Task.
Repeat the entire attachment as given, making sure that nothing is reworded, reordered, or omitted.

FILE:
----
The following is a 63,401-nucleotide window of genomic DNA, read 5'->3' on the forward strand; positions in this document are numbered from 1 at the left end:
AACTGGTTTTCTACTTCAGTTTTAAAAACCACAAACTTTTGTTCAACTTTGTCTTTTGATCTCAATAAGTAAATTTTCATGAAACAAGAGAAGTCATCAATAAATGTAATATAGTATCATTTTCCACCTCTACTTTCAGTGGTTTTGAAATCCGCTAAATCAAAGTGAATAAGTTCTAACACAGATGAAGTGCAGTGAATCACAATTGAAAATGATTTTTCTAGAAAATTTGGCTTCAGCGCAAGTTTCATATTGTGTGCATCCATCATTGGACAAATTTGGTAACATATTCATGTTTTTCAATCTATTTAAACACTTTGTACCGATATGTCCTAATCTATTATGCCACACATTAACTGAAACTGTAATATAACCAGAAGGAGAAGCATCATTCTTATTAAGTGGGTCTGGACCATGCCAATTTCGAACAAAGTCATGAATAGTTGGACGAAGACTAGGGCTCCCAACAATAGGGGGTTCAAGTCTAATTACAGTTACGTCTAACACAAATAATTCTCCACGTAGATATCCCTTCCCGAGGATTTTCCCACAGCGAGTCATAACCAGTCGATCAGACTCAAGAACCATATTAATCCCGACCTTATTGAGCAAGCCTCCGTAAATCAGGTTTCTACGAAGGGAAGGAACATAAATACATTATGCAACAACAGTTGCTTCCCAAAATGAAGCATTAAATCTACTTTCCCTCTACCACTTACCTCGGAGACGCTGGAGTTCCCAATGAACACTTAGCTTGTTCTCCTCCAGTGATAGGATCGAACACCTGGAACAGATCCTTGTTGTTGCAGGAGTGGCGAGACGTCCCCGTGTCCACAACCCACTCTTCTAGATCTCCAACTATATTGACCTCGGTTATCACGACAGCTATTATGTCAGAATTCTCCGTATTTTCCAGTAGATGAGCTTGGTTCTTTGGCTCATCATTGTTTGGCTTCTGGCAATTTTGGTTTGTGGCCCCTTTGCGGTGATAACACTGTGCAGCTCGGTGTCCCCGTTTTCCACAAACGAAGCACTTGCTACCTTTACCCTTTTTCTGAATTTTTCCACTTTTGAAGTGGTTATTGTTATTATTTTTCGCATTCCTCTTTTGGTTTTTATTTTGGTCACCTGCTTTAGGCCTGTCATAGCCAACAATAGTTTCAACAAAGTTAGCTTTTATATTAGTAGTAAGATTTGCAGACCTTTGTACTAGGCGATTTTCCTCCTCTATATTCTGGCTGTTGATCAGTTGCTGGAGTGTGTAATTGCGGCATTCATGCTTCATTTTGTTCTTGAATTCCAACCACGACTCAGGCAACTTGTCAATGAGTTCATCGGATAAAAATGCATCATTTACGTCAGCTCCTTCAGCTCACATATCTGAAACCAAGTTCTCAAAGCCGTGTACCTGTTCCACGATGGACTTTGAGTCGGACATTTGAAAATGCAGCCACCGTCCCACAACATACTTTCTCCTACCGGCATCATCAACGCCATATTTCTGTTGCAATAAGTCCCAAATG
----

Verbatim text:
The following is a 63,401-nucleotide window of genomic DNA, read 5'->3' on the forward strand; positions in this document are numbered from 1 at the left end:
AACTGGTTTTCTACTTCAGTTTTAAAAACCACAAACTTTTGTTCAACTTTGTCTTTTGATCTCAATAAGTAAATTTTCATGAAACAAGAGAAGTCATCAATAAATGTAATATAGTATCATTTTCCACCTCTACTTTCAGTGGTTTTGAAATCCGCTAAATCAAAGTGAATAAGTTCTAACACAGATGAAGTGCAGTGAATCACAATTGAAAATGATTTTTCTAGAAAATTTGGCTTCAGCGCAAGTTTCATATTGTGTGCATCCATCATTGGACAAATTTGGTAACATATTCATGTTTTTCAATCTATTTAAACACTTTGTACCGATATGTCCTAATCTATTATGCCACACATTAACTGAAACTGTAATATAACCAGAAGGAGAAGCATCATTCTTATTAAGTGGGTCTGGACCATGCCAATTTCGAACAAAGTCATGAATAGTTGGACGAAGACTAGGGCTCCCAACAATAGGGGGTTCAAGTCTAATTACAGTTACGTCTAACACAAATAATTCTCCACGTAGATATCCCTTCCCGAGGATTTTCCCACAGCGAGTCATAACCAGTCGATCAGACTCAAGAACCATATTAATCCCGACCTTATTGAGCAAGCCTCCGTAAATCAGGTTTCTACGAAGGGAAGGAACATAAATACATTATGCAACAACAGTTGCTTCCCAAAATGAAGCATTAAATCTACTTTCCCTCTACCACTTACCTCGGAGACGCTGGAGTTCCCAATGAACACTTAGCTTGTTCTCCTCCAGTGATAGGATCGAACACCTGGAACAGATCCTTGTTGTTGCAGGAGTGGCGAGACGTCCCCGTGTCCACAACCCACTCTTCTAGATCTCCAACTATATTGACCTCGGTTATCACGACAGCTATTATGTCAGAATTCTCCGTATTTTCCAGTAGATGAGCTTGGTTCTTTGGCTCATCATTGTTTGGCTTCTGGCAATTTTGGTTTGTGGCCCCTTTGCGGTGATAACACTGTGCAGCTCGGTGTCCCCGTTTTCCACAAACGAAGCACTTGCTACCTTTACCCTTTTTCTGAATTTTTCCACTTTTGAAGTGGTTATTGTTATTATTTTTCGCATTCCTCTTTTGGTTTTTATTTTGGTCACCTGCTTTAGGCCTGTCATAGCCAACAATAGTTTCAACAAAGTTAGCTTTTATATTAGTAGTAAGATTTGCAGACCTTTGTACTAGGCGATTTTCCTCCTCTATATTCTGGCTGTTGATCAGTTGCTGGAGTGTGTAATTGCGGCATTCATGCTTCATTTTGTTCTTGAATTCCAACCACGACTCAGGCAACTTGTCAATGAGTTCATCGGATAAAAATGCATCATTTACGTCAGCTCCTTCAGCTCACATATCTGAAACCAAGTTCTCAAAGCCGTGTACCTGTTCCACGATGGACTTTGAGTCGGACATTTGAAAATGCAGCCACCGTCCCACAACATACTTTCTCCTACCGGCATCATCAACGCCATATTTCTGTTGCAATAAGTCCCAAATG